Susan Fromberg Schaeffer’s novel, Poison, is a brilliant work of fiction; it is how all novels should be written. Poison explores the themes of love, greed, desire, human strengths and weaknesses, peoples’ perceptions of each other, and how we are molded by these perceptions. The author allows us inside the heads of a wide cast of characters and gives the reader the opportunity to decide who is good or bad, right or wrong. You’ll find yourself comparing the characters to your own friends and family all the while claiming, “I would never act like that.” The stream of consciousness style gives the reader the delicious, wicked sensation of reading someone’s private correspondence or diary. The letters between several characters heightens the experience.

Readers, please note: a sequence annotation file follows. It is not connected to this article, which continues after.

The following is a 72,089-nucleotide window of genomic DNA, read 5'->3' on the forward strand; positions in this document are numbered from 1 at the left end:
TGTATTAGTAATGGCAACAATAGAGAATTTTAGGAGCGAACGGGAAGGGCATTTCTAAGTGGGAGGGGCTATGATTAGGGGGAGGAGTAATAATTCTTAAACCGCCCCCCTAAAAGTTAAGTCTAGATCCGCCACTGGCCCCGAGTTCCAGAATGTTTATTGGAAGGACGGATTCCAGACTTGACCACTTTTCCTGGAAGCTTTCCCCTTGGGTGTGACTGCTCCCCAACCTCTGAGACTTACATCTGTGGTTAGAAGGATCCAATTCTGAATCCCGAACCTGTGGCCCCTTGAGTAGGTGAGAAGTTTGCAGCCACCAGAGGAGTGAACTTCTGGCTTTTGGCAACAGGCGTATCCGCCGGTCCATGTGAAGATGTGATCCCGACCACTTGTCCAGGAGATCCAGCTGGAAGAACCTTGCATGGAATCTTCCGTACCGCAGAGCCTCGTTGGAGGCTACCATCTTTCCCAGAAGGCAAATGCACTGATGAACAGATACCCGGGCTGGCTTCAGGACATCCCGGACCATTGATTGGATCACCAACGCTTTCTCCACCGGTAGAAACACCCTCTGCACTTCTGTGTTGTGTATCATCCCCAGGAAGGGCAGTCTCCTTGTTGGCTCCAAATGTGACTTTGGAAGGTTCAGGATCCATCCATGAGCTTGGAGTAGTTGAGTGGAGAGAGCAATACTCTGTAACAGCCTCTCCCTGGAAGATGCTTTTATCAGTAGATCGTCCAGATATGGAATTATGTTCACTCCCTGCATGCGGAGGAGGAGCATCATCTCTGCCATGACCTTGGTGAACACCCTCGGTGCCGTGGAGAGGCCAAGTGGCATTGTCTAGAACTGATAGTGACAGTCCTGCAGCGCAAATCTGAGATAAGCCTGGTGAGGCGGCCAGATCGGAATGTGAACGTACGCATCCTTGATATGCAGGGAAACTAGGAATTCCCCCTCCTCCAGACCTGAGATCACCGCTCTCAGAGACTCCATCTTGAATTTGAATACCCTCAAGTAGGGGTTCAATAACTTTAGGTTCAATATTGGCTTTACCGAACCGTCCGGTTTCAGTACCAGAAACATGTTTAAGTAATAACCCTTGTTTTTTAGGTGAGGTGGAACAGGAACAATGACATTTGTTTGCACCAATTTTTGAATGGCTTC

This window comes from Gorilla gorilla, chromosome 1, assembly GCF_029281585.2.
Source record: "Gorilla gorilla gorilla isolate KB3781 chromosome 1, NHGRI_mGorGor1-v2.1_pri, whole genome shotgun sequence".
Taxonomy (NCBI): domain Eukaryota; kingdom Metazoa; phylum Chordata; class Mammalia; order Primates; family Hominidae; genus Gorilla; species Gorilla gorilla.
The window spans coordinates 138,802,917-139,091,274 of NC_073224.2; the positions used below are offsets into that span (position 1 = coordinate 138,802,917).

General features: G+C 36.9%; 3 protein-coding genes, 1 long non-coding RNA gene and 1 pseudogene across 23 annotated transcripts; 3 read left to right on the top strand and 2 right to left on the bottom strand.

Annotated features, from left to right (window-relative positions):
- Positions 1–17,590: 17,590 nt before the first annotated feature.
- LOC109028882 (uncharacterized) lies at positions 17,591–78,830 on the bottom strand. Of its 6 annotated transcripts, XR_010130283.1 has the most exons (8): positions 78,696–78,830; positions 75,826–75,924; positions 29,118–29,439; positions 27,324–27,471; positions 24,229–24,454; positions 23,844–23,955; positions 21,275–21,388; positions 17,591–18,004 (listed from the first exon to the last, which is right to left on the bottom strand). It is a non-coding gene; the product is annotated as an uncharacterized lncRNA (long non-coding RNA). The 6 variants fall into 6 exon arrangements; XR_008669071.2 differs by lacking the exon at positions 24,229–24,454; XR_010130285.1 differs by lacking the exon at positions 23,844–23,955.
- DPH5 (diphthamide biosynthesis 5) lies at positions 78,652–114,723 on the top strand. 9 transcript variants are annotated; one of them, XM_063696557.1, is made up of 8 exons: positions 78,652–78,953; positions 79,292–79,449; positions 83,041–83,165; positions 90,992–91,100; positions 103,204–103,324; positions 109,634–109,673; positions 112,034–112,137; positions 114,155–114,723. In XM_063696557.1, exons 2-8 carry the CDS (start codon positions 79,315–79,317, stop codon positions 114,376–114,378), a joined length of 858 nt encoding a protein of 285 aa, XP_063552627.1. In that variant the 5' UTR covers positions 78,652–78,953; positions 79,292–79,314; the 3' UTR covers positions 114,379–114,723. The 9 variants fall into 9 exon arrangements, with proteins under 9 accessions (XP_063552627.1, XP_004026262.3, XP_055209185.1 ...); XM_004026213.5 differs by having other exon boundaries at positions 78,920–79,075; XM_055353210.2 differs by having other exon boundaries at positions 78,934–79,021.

Ms. Schaeffer employs the scenario of a death and a will like a bomb to set off a series of explosive events. It’s a situation many readers will find familiar. Like watching a slow-motion train wreck, one cannot turn away from reading the disastrous accounts of the characters’ lives. Your allegiances will shift throughout the book.
Poison is not a beach read. It is not for readers who want to plow through a book or those who want to be told everything up front with lots of action and a singular POV. But if you are willing to allow the story to unfold, the characters to develop and evolve, Poison will prove to be incredibly satisfying. I truly believe the novel will appeal to the intelligent reader whose mind can juggle multiple POVs, information given out of chronological order, and backstory appearing right up to the conclusion. It may sound like utter chaos, but I found Poison to be remarkably well-structured, one of the best works of literary fiction I’ve ever read.